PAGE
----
Extracts:

michael wilkesThe distressed state of the economy is as much a moral problem as an economic one – although the economics alone are dire enough. Unless issues related to the absence of worthwhile values are resolved, the present circumstances are certain to persist, scandals will recur and the wellbeing of the population will continue to be neglected.

The values that are now regrettably lacking in society were once internalised by organisations as well as individuals. They were taken for granted and were largely unspoken. Citizens are now seen as gullible profits fodder fit for deception and exploitation rather than people to whom a genuine, valuable and above all trustworthy service is provided. The number of organisations that can be regarded as ethical is rapidly diminishing.

Companies, including household names once trusted take advantage of their customers through the careless or culpable sale of useless (banks) and contaminated (food retailers) products and ‘discover’ flawed ‘supply chains’ or that child labour or appalling working conditions underlie their brands and their profits. And tax avoidance by rich individuals and corporations, the disgraceful extent of which is only recently being revealed, and the consequent avoidance of social responsibility and the common good continues to grow apace . . .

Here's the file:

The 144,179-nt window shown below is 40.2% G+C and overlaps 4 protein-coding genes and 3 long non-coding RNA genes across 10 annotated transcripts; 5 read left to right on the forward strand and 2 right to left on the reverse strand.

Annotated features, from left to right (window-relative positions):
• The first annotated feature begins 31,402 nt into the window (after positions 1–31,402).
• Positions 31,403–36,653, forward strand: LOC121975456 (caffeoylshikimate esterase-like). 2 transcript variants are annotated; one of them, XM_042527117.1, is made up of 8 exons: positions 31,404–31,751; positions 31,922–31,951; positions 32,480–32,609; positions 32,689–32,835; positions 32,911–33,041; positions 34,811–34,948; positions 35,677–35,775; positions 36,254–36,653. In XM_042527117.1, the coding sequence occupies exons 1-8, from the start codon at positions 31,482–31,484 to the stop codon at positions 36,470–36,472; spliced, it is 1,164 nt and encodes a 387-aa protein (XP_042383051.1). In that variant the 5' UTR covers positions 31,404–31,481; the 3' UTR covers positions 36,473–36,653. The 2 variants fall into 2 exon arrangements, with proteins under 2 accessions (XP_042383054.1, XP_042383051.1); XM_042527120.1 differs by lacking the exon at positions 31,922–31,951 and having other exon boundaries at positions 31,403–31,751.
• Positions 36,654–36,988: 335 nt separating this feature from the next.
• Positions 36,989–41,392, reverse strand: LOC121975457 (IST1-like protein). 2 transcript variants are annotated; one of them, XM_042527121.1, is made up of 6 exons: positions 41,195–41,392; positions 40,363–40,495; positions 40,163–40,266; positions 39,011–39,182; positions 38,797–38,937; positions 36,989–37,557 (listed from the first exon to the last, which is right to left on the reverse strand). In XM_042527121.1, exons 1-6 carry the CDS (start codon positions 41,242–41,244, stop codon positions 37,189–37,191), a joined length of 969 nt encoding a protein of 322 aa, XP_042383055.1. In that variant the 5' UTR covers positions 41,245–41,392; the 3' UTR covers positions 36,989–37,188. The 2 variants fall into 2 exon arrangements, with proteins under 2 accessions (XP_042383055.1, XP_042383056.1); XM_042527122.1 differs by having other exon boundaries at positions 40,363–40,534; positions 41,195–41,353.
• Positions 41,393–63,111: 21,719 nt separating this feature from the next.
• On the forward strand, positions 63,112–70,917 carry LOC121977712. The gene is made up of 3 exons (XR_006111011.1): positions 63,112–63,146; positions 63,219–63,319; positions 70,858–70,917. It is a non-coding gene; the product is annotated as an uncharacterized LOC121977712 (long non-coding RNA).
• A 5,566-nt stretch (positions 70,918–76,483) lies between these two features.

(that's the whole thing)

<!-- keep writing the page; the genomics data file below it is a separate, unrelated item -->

In allowing globalised companies to (manufacture) these things that our forebears would have regarded not just as disloyal but as insane, we as a country also lose our self respect as well as our self sufficiency and a sustaining part of our national culture goes by the board. All of these things are sacrificed on the altar of private shareholder short-term profit.

Respect, confidence and trust have been severely eroded – between individuals, between people as customers with companies and between people as citizens and the government – and in fact between the state and its people . . .

The key to the land of found content is a shared vision and a ‘citizenry of good intent’ in all their doings . . .

In the virtuous economy it would be measures of public wellbeing and employment levels rather than national output such as Gross Domestic Product (GDP) that are targeted by government . . .

In material terms there is a case for supporting a refreshed ideal of a genuine free and fair trade system – a balanced and reciprocal free trade that is. This is something that is sharply distinguished from the current excesses of laissez-faire globalisation with its plundering of natural resources, associated human exploitation and profiteering . . .

(M)arket forces are not sovereign unless we choose to make them so. They can reflect incomplete information and the transient, self-seeking and short-termist views of the herd.